It’s been one of those weeks. Both on campus and online, there’s been a lot of talk about the government shutdown — and, predictably, a lot of arguing over who’s responsible, what should be done, etc.
What can get exasperating is when one participant in the discussion offers a piece of evidence to support one point of view, or questions a point of view that the opposition has presented, and gets nowhere. One or more of the participants who hold the opposing view refuse to actually participate. They don’t address the evidence presented, or respond to the question. Sometimes, they shift the topic a bit when pressed, so as not to have to respond directly.
It can all get incredibly frustrating for those who think discussion should focus on arguments and evidence.
Civility, evidence, and learning to understand other points of view are topics we’ve covered here before:
- Back in May 2010, Nels explained some of the approaches he uses in Leading Effective Classroom Discussions on Controversial Issues.
- That same month, I wrote about Modeling Civility and Use of Evidence in the Classroom.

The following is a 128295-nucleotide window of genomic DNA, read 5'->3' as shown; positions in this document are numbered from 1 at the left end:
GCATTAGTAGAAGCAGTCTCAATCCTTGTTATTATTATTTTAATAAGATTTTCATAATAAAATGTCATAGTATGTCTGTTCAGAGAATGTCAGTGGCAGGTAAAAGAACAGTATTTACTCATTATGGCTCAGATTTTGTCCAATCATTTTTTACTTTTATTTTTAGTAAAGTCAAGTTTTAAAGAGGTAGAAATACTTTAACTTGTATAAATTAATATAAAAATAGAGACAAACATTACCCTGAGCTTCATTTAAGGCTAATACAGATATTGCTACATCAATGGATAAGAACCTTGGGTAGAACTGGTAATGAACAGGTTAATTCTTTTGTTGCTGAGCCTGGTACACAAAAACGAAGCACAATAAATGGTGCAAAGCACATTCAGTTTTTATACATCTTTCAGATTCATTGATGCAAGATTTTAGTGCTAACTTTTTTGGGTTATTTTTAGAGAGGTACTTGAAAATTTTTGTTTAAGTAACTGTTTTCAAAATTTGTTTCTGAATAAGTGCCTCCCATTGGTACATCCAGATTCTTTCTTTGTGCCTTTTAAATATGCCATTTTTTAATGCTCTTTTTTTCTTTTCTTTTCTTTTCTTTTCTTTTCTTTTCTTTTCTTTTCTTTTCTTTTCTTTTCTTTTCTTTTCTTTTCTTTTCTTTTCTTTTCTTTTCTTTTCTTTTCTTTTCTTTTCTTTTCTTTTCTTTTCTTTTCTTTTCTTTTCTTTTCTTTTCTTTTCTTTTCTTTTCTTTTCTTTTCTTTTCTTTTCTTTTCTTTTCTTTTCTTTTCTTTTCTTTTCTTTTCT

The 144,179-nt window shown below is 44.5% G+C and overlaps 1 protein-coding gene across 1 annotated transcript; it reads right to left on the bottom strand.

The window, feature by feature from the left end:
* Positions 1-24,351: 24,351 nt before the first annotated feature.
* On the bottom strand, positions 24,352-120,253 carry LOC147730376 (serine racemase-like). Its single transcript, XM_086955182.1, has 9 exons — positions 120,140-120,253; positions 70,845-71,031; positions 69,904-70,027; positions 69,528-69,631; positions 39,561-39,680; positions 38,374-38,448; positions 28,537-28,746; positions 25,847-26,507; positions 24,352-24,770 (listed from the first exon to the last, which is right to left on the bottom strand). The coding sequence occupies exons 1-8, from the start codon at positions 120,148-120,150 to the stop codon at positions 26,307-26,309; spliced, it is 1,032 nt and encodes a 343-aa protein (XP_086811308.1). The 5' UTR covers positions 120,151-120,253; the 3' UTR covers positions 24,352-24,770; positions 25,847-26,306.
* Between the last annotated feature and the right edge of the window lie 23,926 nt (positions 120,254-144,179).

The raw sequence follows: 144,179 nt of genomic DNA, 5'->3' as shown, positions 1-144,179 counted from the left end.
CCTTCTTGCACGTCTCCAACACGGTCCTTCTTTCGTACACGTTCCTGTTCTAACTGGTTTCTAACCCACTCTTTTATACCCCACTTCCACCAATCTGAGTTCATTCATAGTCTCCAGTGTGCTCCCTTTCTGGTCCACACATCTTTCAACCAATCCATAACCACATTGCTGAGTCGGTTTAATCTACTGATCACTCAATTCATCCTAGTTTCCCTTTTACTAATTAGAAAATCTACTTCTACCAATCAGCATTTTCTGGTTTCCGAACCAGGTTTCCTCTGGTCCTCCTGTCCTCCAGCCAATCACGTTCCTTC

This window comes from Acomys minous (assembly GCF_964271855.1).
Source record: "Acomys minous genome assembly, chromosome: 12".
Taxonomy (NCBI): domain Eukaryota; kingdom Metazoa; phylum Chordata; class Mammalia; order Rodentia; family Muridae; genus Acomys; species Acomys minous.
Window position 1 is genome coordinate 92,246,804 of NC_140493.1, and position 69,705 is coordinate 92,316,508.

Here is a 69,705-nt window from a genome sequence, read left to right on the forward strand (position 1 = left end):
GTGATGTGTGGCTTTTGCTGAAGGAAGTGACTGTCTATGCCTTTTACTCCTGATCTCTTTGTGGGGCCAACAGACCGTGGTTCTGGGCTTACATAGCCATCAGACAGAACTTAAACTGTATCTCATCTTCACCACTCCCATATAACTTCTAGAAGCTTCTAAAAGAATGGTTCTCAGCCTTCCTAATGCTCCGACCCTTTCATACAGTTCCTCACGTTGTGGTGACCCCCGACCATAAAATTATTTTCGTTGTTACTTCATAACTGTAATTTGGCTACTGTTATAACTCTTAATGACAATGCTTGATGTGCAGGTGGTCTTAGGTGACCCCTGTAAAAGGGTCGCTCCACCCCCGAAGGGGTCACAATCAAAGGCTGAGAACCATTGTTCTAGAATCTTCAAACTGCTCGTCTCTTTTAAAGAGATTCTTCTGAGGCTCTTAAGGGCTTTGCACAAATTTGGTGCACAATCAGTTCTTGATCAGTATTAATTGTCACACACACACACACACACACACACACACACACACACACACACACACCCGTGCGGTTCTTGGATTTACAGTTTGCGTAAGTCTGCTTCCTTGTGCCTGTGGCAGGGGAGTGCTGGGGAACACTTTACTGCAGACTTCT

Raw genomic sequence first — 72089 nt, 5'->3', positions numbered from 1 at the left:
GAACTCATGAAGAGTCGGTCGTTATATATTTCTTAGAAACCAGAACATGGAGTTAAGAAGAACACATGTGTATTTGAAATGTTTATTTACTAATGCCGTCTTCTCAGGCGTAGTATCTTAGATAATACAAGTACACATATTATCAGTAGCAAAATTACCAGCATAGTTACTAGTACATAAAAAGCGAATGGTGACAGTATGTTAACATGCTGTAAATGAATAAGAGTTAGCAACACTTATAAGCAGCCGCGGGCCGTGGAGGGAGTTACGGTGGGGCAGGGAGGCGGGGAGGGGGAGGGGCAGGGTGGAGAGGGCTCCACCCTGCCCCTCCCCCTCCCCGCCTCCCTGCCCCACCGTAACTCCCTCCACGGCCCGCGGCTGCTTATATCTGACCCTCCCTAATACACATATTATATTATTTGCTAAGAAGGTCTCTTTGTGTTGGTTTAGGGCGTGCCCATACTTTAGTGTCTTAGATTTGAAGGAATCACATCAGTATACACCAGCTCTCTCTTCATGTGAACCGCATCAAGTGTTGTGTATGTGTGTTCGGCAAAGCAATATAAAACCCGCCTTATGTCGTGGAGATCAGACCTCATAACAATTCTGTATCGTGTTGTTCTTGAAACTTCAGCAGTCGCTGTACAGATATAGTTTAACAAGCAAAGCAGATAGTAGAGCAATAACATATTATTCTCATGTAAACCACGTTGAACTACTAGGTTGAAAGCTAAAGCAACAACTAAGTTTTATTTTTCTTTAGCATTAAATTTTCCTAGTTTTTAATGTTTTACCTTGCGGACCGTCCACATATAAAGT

Conducting good, evidence-based discussions that stay on-topic, however, may be easier in the (somewhat) controlled environment of the classroom than in discussions with friends and/or colleagues online (or in a comments thread at a major online publication). What are we to do in those situations, when the conversation takes some of the turns mentioned above? We can — and certainly should — try to model good discussion practice ourselves. But to what degree do we have a responsibility to encourage others to do the same? Is there a point at which the most sensible thing is to just walk away?
What do you think? How do you respond to discussions that aren’t going anywhere because one or participants won’t keep to the issues and/or evidence? Let us know in the comments.Return to Top